A Defense of Blake’s “Catalogue” and Descriptive Criticism

By Eric Loy


By Margaret Speer

In her May 14 post, “Blake’s ‘Catalogue’ and Descriptive Criticism,” my colleague and fellow undergraduate project assistant, Megan, impugned Blake, suggesting that his tone in the Descriptive Catalogue evinces a character somewhere on a spectrum between ridiculous and certifiable. I would like to offer a different response to, if not impression of, Mr. B’s insane aggression as manifested in the Descriptive Catalogue.

Megan and I have both been working for a while now on checking our transcription of the Descriptive Catalogue against our standard references: she, Bentley; I, Erdman (the Descriptive Catalogue is a typographical work—stay tuned for a possible blog post about the concept of transcribing typographical works by someone who knows more about it than I!). My disclaimer is that she has finished this checking, while I am about 20% done, which means that she has read through quite a bit more of Blake’s accusatory aesthetic rhetoric than I.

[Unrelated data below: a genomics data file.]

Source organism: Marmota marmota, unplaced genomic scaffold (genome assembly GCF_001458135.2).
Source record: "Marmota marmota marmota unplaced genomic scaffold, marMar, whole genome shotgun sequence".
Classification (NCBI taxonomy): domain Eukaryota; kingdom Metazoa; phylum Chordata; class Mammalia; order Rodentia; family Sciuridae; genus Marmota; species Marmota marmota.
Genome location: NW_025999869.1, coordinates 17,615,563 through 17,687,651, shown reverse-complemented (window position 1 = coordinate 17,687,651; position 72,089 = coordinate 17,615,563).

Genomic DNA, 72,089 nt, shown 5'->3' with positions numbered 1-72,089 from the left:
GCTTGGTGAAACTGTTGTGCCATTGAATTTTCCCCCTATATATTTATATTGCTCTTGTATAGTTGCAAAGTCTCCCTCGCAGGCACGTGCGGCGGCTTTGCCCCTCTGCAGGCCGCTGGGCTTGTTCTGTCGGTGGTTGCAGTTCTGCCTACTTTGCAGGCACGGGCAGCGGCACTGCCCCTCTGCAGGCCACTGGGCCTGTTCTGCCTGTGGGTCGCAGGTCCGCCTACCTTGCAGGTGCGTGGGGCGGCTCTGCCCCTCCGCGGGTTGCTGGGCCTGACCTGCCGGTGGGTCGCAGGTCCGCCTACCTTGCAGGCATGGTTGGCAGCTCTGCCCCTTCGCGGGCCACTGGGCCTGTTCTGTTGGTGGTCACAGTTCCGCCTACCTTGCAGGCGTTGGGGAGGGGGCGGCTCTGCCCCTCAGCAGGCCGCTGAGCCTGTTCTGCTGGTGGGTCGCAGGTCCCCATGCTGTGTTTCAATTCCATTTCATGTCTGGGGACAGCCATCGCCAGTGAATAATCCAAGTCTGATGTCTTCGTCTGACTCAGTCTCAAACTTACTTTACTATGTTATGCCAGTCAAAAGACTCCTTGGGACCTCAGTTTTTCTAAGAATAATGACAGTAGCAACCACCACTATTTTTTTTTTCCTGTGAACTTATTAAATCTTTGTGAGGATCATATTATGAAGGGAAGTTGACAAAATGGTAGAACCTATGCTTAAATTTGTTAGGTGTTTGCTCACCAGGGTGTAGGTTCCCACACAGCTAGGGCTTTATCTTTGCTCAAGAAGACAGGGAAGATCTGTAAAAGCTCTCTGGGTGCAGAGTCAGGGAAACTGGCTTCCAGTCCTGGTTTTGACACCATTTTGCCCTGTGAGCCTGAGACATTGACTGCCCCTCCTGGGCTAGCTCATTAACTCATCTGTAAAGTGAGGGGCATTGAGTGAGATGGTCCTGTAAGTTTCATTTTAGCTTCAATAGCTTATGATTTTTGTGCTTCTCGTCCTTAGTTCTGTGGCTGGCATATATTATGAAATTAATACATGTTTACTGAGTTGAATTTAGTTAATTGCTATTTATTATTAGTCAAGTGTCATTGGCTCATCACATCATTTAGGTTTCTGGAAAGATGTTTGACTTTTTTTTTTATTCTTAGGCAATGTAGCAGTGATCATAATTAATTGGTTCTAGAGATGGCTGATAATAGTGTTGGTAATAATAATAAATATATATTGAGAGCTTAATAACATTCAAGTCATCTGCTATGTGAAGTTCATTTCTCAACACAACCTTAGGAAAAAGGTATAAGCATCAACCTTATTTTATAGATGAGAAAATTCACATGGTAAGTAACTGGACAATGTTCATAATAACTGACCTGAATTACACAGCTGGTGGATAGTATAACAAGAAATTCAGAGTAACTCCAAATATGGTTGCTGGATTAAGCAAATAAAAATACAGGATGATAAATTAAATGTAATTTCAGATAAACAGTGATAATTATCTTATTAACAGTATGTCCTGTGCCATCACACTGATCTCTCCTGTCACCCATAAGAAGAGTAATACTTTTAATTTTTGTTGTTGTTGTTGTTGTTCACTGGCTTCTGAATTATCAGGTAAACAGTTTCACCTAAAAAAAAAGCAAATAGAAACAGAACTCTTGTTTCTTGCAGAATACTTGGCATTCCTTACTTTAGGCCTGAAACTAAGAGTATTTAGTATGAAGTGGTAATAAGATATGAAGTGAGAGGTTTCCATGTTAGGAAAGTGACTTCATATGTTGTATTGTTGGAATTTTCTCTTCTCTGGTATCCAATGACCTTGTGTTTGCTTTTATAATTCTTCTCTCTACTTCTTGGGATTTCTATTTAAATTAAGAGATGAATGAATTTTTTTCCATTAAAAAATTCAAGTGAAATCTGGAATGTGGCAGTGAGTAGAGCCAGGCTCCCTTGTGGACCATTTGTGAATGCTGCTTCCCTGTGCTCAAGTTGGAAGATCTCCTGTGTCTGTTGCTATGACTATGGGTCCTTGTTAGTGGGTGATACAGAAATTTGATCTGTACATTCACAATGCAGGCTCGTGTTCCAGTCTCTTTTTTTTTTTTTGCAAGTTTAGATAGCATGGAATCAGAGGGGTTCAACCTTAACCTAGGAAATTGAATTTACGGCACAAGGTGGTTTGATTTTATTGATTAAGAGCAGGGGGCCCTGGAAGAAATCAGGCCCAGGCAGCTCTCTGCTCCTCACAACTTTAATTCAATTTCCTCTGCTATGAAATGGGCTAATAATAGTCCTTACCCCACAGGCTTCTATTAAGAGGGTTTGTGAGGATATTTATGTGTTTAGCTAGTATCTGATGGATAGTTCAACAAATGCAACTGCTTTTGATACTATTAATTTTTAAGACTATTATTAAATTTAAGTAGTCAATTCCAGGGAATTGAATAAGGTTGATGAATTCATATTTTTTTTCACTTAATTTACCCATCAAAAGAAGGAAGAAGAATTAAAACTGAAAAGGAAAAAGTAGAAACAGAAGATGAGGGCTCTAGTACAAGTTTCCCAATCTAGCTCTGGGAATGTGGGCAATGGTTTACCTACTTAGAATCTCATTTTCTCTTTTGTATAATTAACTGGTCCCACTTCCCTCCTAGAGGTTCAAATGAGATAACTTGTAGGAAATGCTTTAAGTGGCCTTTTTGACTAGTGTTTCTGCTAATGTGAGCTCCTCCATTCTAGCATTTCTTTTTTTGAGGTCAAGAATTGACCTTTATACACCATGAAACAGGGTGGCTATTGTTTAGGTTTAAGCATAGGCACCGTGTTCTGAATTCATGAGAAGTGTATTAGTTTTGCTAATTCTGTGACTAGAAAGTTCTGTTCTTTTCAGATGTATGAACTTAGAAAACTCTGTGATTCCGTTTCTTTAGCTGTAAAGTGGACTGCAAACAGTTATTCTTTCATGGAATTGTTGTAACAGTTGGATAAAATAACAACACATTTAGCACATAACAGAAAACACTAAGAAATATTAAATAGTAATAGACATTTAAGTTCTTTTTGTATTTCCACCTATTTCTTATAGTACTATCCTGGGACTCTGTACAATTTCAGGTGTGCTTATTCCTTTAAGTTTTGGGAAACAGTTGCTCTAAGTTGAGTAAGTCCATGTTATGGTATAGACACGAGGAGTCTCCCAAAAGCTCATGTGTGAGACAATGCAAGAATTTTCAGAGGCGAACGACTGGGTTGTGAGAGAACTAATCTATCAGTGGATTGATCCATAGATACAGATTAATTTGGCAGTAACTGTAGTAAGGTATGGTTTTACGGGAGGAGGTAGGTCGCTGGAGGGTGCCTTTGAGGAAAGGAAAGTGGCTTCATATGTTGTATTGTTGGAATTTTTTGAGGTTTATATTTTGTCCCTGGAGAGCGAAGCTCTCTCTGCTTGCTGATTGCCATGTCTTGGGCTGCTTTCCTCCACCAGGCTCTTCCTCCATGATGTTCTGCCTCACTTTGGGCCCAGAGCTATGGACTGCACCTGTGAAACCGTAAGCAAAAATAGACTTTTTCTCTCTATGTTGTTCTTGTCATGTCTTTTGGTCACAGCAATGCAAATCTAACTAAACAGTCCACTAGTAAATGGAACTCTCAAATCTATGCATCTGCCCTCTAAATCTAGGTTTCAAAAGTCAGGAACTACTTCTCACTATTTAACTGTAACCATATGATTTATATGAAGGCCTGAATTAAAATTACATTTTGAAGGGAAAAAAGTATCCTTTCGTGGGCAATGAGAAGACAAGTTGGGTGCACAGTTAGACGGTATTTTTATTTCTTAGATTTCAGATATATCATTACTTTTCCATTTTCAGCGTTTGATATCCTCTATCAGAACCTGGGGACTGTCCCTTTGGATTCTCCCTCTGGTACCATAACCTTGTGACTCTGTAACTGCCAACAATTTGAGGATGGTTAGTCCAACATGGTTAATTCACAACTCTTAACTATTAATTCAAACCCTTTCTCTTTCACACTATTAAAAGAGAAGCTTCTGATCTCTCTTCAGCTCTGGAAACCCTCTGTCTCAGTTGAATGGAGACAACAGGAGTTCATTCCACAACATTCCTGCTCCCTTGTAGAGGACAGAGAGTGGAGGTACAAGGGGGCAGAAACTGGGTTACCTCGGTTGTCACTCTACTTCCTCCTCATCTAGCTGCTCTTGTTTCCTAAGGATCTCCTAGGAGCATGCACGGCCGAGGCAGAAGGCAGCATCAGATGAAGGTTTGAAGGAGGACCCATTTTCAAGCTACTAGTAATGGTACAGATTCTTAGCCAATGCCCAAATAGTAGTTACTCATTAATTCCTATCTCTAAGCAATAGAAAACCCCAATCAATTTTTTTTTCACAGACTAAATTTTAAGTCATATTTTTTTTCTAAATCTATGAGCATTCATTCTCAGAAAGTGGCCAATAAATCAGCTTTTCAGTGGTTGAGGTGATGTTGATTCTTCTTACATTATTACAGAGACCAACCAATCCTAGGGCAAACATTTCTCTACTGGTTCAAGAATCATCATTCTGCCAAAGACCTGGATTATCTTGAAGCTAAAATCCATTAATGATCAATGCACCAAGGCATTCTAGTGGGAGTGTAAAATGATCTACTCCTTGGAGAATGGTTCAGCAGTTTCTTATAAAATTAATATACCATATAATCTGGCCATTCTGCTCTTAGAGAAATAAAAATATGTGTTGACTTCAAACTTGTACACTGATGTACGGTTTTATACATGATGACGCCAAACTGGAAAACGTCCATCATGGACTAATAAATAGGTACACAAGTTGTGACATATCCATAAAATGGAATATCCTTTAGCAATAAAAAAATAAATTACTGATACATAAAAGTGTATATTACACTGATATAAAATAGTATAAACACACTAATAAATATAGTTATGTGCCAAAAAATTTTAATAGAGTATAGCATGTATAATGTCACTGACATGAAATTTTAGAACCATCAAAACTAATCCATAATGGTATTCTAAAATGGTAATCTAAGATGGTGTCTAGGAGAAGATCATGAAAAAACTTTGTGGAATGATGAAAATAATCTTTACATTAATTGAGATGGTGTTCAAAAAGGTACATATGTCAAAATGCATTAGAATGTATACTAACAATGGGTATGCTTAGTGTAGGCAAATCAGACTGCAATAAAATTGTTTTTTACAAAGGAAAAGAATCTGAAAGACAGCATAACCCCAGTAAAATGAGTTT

However, I beg to differ that Blake is either laughable or alarmingly mad in his disgruntled ramblings—I prefer adjectives like “adorable,” “justifiable,” or “endearing.” First off, I think the fact that Blake nicknames himself “Mr. B” deserves more attention than passing mention. William …read more

Source: http://blakearchive.wordpress.com/2014/06/04/a-defense-of-blakes-catalogue-and-descriptive-criticism/